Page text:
The analog-to-digital (A2D) module or circuit 334 may receive an analog RF-filtered signal and convert it to a digital signal representation at the output, with an arbitrary number of bits. The A2D 334 output may be communicatively coupled to an input of the sample BW filter 332. The sample BW filter 332 may filter the signal at its input, and generate an output signal with limited bandwidth and/or attenuate certain frequency bands. The output of the sample BW filter 332 may be communicatively coupled to a first input of the buffering module or circuit 330. A second input to the buffering module or circuit 330 may be communicatively coupled to the output signal slot_strb from the timing generator 312. The buffering module or circuit 330 may interface with, for example, the FFT engine. The buffering module or circuit 330 may assist in dedicated processes, measurement processes, multimedia broadcast multicast services (MBMS), and/or SSS processing for RS PN sequence determination. In some instances, each of the processes may be performed in parallel. The output of the buffering module or circuit 330 may be communicatively coupled to the FFT module or circuit 320.

The FFT module or circuit 320 may generate a Fast Fourier Transform for an input signal communicatively coupled from the buffering module or circuit 330. Similar to the buffering module or circuit 330, the FFT module or circuit 320 may assist in signal processing for dedicated processes, measurement processes, multimedia broadcast multicast services (MBMS), and/or SSS processing for radio time framing and hopping pattern determination. A first output of the FFT module or circuit 320 may be communicatively coupled to a first input of the RS extraction module or circuit 314. The RS extraction module or circuit 314 may extract the RS symbols from the FFT module or circuit 320 output. In some instances, it may be desirable to use a generated hopping sequence from the demodulated base station signal and/or pseudo-noise (PN) covering for RS decoding. The RS symbols extracted and output at the RS extraction module or circuit 314 may be communicatively coupled to the input of the frequency part 340, and a channel estimation module or circuit 316. The hopping pattern may be fed to the RS extraction module or circuit 314 via the rs_hopping_pattern signal on a second input, as illustrated in FIG. 3. The RS extraction module or circuit 314 timing may be controlled via a third input signal rs_strb, communicatively coupled to an output of the timing generator 312.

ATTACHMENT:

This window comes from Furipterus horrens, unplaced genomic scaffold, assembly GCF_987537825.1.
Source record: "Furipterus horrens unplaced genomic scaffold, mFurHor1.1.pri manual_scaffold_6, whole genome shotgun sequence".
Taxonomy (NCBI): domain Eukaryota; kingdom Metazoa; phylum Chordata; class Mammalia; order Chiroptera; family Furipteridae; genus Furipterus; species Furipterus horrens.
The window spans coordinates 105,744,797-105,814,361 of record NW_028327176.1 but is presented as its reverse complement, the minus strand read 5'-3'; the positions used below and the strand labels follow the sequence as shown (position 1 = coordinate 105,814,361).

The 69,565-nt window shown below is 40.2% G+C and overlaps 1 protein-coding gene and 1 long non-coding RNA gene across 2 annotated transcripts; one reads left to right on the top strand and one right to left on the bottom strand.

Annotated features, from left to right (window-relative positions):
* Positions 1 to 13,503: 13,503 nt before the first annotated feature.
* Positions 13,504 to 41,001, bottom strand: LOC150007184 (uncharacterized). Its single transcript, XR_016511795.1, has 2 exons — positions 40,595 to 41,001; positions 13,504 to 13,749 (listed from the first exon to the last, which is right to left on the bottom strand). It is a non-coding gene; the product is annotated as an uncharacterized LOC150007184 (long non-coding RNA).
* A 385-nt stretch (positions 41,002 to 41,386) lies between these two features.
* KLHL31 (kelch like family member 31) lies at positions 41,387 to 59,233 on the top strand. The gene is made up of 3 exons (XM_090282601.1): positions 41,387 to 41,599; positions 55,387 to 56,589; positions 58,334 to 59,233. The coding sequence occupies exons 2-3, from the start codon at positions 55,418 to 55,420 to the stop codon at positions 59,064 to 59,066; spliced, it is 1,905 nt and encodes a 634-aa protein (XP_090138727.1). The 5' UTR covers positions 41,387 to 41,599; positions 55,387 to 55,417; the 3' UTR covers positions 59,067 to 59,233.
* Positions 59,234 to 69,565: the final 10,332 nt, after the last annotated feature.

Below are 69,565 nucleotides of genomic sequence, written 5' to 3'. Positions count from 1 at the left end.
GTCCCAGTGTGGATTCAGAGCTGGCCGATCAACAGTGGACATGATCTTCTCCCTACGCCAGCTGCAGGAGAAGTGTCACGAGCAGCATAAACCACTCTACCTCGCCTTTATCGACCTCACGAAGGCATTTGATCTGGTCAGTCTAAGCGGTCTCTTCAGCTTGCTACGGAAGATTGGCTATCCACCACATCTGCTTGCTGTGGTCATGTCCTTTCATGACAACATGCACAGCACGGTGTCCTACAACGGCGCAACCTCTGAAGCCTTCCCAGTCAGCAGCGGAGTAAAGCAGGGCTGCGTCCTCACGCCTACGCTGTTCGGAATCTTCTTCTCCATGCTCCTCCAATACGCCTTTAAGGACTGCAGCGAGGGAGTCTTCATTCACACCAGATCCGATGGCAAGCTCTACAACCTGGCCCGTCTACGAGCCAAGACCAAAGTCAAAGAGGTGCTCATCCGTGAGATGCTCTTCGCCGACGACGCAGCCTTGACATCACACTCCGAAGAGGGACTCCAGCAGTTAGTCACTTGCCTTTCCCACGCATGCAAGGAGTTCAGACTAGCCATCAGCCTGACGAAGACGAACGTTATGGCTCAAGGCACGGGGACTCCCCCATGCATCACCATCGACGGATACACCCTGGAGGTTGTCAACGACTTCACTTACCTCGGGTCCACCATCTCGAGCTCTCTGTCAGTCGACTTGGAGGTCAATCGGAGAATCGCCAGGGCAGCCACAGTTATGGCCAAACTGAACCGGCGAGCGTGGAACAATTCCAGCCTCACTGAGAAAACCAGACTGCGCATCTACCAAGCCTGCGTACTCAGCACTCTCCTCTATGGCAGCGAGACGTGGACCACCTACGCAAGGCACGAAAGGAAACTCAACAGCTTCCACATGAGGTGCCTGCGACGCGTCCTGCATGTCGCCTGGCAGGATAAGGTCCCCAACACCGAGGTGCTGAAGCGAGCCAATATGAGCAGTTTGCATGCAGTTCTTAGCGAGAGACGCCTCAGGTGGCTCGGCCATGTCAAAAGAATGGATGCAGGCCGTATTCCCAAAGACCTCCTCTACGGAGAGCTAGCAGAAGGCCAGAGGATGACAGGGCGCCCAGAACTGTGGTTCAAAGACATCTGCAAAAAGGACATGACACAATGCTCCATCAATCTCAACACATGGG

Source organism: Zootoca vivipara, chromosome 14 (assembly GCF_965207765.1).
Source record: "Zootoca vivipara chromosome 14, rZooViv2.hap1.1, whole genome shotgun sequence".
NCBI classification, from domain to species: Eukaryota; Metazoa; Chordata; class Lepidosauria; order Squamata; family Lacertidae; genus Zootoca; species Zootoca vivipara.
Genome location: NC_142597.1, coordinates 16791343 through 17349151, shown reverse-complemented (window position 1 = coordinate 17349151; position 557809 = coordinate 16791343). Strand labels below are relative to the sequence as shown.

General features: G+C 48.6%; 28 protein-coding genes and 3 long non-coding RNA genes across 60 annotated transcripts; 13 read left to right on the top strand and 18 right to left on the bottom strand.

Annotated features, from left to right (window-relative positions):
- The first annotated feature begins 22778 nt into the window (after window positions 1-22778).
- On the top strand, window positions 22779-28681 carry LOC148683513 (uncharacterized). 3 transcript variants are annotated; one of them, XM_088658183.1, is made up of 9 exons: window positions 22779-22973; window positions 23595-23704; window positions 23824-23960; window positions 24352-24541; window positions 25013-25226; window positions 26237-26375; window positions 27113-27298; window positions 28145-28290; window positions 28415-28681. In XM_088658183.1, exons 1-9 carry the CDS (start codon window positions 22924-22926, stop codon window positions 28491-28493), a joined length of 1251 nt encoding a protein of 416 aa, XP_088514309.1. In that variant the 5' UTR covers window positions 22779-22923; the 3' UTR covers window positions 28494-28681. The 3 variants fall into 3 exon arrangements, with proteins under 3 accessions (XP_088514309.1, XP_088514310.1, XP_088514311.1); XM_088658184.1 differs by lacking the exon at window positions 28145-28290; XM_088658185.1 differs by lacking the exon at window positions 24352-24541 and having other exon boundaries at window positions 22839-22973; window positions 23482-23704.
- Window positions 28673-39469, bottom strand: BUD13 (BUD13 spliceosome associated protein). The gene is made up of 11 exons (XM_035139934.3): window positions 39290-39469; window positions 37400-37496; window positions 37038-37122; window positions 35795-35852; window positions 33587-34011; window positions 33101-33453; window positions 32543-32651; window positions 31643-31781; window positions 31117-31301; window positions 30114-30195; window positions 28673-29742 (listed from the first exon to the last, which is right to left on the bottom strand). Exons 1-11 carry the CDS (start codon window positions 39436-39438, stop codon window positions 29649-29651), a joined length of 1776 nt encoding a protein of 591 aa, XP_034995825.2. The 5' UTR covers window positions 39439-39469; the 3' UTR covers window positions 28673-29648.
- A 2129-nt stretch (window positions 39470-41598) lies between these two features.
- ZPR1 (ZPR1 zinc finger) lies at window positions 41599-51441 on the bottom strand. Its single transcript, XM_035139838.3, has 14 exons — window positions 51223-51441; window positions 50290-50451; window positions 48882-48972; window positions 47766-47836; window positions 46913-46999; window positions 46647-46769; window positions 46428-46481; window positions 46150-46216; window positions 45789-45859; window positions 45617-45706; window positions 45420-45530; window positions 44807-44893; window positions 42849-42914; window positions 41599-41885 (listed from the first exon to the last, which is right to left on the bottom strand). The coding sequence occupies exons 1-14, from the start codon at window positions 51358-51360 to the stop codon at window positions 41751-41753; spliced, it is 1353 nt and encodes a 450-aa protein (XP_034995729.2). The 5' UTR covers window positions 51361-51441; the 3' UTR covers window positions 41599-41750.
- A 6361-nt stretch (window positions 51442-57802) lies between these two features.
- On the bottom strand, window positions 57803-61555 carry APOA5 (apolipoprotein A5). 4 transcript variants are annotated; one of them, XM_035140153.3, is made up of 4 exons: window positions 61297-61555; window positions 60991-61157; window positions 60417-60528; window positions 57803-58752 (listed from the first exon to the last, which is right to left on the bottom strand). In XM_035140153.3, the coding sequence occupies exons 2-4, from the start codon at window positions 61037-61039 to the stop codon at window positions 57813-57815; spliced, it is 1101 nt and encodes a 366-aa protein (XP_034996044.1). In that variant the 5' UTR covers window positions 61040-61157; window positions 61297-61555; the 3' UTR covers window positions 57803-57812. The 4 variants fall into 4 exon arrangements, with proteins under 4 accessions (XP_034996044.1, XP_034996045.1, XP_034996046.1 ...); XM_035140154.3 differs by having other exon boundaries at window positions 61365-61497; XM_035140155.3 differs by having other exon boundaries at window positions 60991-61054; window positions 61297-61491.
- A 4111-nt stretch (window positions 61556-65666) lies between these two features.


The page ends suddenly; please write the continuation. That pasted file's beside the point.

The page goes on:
The timing generator 312 may generate timing signal for RS extraction, rs_strb, and slot timing, slot_strb. The signal slot_strb may be used to control FFT timing in the buffering module or circuit 330. The timing generator 312 may generate the output timing signals from a function of the master timer input signal, slot timing (PSS), for timing corrections and tracking. The master timer input signal may be communicatively coupled to the master timer 336 output. The master timer 336 may provide basic timing functionality in the receiver. In some instances, the master timer 336 may count over 10 ms periods, and may be clocked at 30.72 MHz, for example. The master counter may comprise a slot counter, and a sample counter. The input to the master timer 336 may be provided by an operating RF crystal, the temperature-controlled crystal oscillator (TCXO) 338, for example. The TCXO 338 may be communicatively coupled to the threshold module or circuit 310 via the tcxo_accum signal.

The channel estimation module or circuit 316 may estimate the wireless channel response for RS symbols, which may be desirable for receiver operations. The channel estimation output may be communicatively coupled to the RXCVR 318. The RXCVR 318 may measure and/or verify receiver performance functionality.

FIG. 4 is a flow chart illustrating an exemplary frequency acquisition and tracking process, in accordance with an embodiment of the invention. After initialization in step 402, the primary and secondary synchronization signals, PSS and SSS respectively, may be decoded in step 404. The decoding of the PSS and SSS may provide coarse frequency information for frame and slot synchronization, for example. Using the frequency information, the FFT module or circuit 320, for example, may generate an FFT of a received signal. From this FFT, the RS extraction module or circuit 314, for example, may extract an RS set in the RS extraction module or circuit 314. This RS set may be fed to the frequency part 340. In step 340, the frequency part 340 may track Δf using the feedback loop depicted in FIG. 3. Since the output signal tcxo_accum may be generated as a function of Δf, the tcxo_accum output signal from the threshold module or circuit 310 may carry information about Δf to the TCXO 338. Thus, the output signal tcxo_accum may enable tracking of the carrier frequency, and adjust the frequency of the receiver, for example in the master timer 336 via the TCXO 338. In step 410, the master timer 336 may adjust the frequency based on the input signal tcxo_accum. The adjusted and tracked frequency may be communicatively coupled to the master timer 336, so that the carrier frequency for the FFT input window 214 may be adjusted correspondingly.